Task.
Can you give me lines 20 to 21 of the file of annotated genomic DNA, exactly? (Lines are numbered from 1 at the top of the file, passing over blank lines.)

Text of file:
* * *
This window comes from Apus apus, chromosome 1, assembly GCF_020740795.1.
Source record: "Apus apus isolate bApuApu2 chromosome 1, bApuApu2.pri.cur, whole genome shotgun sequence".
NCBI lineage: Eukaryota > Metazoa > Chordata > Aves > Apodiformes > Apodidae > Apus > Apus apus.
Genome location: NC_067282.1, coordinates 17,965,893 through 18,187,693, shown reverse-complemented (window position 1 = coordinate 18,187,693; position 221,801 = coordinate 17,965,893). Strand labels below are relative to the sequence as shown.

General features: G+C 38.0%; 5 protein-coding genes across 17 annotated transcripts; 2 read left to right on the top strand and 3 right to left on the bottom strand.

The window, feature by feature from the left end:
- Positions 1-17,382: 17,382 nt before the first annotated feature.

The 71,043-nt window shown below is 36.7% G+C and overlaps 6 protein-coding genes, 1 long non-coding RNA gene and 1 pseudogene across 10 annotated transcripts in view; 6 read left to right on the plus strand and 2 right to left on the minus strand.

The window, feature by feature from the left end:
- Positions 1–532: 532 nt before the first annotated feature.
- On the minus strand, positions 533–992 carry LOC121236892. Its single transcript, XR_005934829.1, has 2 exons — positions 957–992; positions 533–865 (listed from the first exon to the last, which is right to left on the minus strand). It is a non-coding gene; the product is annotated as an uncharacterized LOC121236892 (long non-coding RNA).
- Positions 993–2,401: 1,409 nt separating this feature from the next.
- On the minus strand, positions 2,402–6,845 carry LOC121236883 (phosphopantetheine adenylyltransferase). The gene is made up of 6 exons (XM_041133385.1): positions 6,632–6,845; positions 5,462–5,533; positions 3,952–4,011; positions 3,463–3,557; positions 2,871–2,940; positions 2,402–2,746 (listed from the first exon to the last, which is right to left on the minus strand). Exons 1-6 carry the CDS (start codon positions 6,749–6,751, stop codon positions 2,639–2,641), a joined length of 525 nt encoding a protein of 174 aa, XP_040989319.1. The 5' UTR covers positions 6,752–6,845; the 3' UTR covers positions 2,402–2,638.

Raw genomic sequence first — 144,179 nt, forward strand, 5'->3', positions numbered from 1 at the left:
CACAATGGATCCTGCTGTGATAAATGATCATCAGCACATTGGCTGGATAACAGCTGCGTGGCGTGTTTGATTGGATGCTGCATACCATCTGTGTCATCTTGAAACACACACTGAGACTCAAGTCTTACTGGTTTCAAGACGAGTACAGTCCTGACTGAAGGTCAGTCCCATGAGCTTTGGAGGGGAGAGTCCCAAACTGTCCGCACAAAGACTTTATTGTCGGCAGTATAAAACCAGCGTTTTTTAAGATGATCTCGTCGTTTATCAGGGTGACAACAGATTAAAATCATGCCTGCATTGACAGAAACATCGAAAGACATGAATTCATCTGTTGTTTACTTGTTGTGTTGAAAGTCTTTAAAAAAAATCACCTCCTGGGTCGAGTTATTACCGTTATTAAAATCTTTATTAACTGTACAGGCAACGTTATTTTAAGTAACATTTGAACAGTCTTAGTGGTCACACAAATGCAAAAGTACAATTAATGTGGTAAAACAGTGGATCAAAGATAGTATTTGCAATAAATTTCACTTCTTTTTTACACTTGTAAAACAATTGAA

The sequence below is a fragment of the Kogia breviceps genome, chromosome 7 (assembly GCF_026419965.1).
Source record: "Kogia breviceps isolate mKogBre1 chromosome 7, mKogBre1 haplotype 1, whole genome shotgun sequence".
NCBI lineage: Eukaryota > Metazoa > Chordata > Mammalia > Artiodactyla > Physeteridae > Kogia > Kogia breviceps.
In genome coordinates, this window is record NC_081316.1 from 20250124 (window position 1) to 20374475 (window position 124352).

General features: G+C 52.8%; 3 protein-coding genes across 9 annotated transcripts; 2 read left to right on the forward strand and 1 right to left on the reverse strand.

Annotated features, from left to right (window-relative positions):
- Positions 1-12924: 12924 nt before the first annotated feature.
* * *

General features: G+C 52.8%; 3 protein-coding genes across 9 annotated transcripts; 2 read left to right on the forward strand and 1 right to left on the reverse strand.

Annotated features, from left to right (window-relative positions):